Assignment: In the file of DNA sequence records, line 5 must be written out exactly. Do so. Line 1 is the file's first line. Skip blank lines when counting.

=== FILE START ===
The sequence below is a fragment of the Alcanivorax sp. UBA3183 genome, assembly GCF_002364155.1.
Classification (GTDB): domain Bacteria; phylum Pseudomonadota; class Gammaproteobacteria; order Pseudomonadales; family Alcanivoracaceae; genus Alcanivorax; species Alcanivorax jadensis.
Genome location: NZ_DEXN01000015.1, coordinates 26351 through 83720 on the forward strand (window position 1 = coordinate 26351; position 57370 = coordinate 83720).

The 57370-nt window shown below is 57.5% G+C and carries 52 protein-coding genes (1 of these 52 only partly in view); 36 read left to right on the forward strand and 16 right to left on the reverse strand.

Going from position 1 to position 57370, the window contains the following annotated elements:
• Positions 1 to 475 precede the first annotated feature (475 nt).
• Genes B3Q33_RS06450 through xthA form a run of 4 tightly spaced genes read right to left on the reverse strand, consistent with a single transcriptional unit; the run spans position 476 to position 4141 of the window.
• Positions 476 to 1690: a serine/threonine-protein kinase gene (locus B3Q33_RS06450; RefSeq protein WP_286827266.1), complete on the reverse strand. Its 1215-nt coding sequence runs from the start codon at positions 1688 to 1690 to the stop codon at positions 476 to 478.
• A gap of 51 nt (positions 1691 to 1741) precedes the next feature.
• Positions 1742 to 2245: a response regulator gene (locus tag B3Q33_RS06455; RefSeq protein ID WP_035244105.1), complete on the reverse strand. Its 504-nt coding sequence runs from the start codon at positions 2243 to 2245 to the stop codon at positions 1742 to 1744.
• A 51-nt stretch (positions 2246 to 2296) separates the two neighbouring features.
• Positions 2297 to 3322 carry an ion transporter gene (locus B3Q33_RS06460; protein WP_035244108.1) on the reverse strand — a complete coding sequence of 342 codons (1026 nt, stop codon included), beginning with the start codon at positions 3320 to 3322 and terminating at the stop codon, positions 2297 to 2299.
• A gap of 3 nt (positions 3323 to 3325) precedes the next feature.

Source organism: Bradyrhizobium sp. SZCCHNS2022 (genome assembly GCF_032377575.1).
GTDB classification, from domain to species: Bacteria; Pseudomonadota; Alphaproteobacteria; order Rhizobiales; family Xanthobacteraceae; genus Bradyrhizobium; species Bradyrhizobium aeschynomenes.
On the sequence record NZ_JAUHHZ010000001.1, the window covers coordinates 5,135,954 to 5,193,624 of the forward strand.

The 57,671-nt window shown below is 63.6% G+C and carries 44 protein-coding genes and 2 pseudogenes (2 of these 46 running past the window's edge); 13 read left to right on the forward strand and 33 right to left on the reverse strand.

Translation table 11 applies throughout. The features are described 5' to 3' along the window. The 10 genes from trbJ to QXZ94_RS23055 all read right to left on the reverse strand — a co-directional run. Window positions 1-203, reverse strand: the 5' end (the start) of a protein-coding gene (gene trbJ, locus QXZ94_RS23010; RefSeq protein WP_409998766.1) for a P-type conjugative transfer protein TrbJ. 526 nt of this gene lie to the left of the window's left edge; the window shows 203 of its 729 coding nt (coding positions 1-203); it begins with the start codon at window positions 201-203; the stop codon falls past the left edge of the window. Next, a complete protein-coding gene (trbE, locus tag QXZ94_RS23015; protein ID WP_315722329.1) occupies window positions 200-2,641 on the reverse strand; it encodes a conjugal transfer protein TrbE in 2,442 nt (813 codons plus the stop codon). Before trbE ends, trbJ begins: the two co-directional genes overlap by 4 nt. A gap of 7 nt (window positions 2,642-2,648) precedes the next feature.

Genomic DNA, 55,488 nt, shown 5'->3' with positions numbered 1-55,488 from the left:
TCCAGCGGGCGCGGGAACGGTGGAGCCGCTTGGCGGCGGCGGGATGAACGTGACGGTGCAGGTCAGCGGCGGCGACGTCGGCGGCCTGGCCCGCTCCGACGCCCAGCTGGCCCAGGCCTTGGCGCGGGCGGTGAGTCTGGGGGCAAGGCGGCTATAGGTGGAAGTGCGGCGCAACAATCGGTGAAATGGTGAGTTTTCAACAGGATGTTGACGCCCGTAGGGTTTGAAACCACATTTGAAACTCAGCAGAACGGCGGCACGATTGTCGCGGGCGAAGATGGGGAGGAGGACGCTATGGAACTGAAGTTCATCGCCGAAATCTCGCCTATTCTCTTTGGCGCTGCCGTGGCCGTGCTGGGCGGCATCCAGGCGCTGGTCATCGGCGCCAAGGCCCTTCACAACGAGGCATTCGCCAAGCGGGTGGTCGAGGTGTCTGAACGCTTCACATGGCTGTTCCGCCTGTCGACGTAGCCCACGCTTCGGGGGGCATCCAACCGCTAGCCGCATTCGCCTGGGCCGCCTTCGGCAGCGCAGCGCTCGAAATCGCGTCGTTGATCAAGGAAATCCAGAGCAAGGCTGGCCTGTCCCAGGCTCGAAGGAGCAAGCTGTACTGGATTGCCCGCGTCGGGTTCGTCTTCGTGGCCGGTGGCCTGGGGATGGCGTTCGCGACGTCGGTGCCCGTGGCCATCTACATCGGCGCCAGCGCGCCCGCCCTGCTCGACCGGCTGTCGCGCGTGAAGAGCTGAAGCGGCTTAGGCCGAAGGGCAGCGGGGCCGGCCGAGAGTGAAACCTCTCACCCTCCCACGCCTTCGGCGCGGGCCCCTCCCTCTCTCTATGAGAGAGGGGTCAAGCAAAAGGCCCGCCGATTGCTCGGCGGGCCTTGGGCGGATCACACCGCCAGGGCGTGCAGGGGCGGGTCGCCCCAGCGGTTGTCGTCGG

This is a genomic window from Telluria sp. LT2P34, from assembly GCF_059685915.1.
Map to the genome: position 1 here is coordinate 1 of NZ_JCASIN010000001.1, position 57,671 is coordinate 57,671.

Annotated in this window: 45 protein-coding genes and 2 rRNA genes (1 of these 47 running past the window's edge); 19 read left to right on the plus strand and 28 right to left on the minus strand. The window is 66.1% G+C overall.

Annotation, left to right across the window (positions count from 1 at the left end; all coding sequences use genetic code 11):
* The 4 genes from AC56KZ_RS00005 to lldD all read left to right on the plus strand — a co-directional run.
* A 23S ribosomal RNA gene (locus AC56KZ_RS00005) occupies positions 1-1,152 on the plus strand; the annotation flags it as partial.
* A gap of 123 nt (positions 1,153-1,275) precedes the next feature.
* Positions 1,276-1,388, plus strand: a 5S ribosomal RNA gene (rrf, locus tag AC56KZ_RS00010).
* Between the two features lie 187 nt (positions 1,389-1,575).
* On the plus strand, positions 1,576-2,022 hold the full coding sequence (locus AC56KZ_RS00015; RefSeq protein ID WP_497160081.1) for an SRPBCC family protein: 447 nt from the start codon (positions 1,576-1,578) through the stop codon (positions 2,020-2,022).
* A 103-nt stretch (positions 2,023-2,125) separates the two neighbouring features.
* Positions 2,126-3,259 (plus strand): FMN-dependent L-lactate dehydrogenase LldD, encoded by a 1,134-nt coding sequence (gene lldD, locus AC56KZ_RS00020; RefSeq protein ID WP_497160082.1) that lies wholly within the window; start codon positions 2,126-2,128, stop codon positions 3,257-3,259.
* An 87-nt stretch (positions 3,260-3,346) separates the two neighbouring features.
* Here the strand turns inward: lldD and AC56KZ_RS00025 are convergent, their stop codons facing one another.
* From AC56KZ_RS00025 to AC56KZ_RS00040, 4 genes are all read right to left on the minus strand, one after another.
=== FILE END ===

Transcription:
Going from position 1 to position 57370, the window contains the following annotated elements: